Angel Wing Begonia Buying & Growing Guide
Angel wing begonias are often grown for their large, beautiful heart-shaped leaves that resemble two folded wings. Although they are typically chosen for their foliage, they also can have attractive blooms given the correct growing conditions. Angel wing begonias can grow to heights of ten feet, but their size can be adjusted by pruning. Some angel wing begonia highlights include:
- Can be grown indoors or outdoors.
- Are full of large, lovely foliage.
- Propagate easily from cuttings.
Angel Wing Begonia for Sale
- Garden Goods Direct – Starting at $39.95
- Grow Joy – Starting at $7.95
- Logee’s Greenhouses – Starting at $19.95
Angel Wing Begonia Overview
|Scientific Name:||Begonia coccinea x Begonia aconitifolia|
|Common Names||Angel wing begonia|
|Type||Perennial flowering plant|
|Watering||Maintain moist soil|
|Light||Bright, indirect light|
|Toxicity||Toxic to pets|
|Pests||Aphids and spider mites|
Planting and Care
Angel wing begonias can be planted outdoors in areas where the weather is warm and somewhat humid. If outdoor temperatures regularly drop below 55 degrees Fahrenheit, these plants can be placed in pots and brought indoors. They prefer a loose potting mix, rich in organic matter, and do best in pots that dry out quickly.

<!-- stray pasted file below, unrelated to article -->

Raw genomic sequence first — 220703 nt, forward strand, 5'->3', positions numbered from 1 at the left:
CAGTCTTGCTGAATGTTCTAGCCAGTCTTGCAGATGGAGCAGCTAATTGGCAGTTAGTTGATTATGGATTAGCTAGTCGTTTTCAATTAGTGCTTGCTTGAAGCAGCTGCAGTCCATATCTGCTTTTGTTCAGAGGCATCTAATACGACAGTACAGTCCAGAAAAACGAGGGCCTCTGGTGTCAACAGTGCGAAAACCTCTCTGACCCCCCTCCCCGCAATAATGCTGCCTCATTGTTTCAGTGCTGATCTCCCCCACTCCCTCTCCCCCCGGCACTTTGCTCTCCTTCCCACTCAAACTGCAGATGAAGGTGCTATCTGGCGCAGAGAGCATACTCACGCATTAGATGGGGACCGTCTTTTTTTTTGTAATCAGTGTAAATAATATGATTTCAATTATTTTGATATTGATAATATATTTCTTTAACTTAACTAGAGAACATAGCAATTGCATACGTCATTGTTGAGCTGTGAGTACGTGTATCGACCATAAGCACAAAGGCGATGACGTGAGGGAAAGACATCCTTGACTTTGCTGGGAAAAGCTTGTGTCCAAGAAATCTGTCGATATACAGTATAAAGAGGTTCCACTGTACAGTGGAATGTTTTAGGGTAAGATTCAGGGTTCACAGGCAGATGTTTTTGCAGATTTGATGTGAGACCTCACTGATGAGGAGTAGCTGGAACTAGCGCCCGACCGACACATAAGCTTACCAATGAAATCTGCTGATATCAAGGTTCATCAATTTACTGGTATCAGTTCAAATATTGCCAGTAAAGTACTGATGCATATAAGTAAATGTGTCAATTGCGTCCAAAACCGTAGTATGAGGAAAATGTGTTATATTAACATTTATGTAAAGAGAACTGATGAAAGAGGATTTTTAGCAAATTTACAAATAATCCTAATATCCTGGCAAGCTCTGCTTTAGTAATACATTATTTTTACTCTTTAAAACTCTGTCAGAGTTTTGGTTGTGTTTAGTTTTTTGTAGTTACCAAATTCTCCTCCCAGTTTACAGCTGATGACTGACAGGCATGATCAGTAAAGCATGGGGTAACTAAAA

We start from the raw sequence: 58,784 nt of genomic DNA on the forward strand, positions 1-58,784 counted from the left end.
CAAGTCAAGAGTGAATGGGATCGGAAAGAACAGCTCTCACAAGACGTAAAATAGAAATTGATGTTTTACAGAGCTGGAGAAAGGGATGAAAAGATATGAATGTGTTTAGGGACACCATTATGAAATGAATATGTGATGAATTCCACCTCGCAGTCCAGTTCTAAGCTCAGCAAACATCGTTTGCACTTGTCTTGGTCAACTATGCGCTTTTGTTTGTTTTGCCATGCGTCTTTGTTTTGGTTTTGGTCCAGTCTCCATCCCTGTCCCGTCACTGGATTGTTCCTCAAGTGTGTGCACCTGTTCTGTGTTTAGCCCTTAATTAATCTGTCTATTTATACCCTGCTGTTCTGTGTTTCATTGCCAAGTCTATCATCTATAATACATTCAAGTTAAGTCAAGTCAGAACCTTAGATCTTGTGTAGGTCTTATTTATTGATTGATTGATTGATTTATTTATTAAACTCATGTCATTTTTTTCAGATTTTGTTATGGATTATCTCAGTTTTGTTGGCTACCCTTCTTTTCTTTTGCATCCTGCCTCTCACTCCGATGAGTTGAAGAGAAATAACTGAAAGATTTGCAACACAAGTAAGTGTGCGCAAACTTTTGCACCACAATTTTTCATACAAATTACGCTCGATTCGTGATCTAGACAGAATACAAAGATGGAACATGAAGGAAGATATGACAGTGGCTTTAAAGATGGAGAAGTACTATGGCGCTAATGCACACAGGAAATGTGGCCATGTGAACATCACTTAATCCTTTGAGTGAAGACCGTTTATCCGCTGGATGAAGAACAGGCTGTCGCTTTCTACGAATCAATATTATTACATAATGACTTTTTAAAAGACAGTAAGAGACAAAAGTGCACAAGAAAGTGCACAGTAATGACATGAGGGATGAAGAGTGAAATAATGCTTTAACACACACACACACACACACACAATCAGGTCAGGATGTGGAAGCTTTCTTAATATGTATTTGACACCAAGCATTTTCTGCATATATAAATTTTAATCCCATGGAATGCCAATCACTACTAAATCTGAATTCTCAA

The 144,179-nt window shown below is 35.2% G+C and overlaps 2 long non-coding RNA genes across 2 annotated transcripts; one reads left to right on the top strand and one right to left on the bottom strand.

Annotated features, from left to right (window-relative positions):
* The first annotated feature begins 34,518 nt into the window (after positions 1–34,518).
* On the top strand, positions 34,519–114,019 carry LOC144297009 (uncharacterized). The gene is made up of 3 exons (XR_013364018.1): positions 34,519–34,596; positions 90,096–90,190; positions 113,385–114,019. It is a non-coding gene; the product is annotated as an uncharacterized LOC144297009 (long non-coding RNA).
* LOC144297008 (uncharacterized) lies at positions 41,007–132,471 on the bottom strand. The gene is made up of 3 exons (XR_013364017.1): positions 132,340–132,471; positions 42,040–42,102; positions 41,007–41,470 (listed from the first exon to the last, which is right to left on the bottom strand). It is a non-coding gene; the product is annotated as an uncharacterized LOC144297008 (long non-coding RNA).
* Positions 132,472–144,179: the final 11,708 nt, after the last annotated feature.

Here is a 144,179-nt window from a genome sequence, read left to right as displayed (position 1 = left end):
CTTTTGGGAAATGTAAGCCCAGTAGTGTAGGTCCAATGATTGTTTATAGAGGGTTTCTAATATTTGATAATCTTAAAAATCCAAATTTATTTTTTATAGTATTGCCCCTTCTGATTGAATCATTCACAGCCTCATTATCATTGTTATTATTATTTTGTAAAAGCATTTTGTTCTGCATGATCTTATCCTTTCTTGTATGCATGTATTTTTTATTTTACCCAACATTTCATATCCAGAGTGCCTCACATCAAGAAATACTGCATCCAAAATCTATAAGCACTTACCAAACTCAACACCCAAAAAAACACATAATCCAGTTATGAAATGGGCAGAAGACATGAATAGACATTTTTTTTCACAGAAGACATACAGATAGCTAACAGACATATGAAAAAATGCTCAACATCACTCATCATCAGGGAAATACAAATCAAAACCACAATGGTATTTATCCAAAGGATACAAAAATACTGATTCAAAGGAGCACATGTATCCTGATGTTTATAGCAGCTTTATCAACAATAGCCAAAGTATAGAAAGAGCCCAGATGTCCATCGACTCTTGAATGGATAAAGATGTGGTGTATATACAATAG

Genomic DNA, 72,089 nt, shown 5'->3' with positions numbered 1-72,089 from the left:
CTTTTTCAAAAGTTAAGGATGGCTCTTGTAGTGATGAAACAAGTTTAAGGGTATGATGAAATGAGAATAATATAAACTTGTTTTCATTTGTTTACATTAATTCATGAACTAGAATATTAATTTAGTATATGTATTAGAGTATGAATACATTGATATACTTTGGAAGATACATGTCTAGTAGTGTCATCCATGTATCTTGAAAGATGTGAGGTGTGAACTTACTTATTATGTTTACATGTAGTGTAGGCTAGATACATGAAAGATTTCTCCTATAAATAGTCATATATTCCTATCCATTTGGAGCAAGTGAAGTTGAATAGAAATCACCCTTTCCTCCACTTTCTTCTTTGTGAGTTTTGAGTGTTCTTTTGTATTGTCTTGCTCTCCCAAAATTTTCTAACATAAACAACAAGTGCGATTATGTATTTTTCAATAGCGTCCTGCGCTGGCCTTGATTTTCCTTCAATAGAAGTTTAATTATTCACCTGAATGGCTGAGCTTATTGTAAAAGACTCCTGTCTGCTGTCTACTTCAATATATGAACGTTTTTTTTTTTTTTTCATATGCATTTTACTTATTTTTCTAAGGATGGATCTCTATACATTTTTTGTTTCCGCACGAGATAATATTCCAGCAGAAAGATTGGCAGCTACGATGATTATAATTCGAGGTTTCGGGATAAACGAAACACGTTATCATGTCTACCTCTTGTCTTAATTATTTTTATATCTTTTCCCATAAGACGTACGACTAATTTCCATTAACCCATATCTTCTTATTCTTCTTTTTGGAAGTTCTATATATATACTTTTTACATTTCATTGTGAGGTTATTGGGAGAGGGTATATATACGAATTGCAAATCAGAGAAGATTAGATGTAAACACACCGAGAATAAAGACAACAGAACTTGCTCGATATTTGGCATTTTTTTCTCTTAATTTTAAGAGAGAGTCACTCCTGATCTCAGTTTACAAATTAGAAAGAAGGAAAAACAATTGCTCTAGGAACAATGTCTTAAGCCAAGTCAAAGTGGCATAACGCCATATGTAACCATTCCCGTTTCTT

Watering and nutrients
Angel wing begonias need frequent watering to prevent leaf edge browning. However, care must be taken to prevent having standing water in the planting pot or even in outdoor soil. They are highly susceptible to root rot, and do not even respond well to misting, which can lead to brown spots on their leaves. They prefer a humid environment.
In addition, high light levels and warm temperatures promote blossoms, while low light levels will encourage leaf growth. If you would like to have both luxurant leaves and prolific blossoms, place the plant in an area of bright, but indirect light and feed with a balanced fertilizer with an NPK of 10-10-10.
These tall cane plants can become both floppy and leggy when left alone. Pruning is one way to help prevent these conditions. When pruning, make the cut just below a joint in the canes. This will give you a good cutting for growing another plant while encouraging the parent plant stem to put up a second shoot, making it bushier. Even with pruning, angel wing begonias benefit from support poles or trellises. These will keep the long canes from leaning over under the weight of the large leaves. Always clean your pruning shears between cuts to prevent transferring diseases from one plant to another.
When you prune the angel wing begonias you can save the cuttings and start new plants. There are two ways to begin a new plant from cuttings. An easy method is to place the cutting into a bottle of water, and watch for roots. When the roots appear large and well established, transplant the cutting into potting soil. Another method is to bury the cut piece in a sterile growing medium and keep it moderately moist. A gentle tug on the stem will tell you if roots are developing.
Pests, diseases, and animals
Like many tropical plants, angel wing begonias are susceptible to root rot, mites, mildew and mold. Solutions include spraying with neem oil, or a stronger miticide. Mildew and mold can sometimes be prevented by making sure there is good air circulation around the plant, and keeping it in a warm area where there is a strong, indirect light.
They are also subject to leaf browning, which can be caused by placing the plant too close to a window or by infrequent watering. To combat this problem, move the plant away from the window glass or place it near a different window.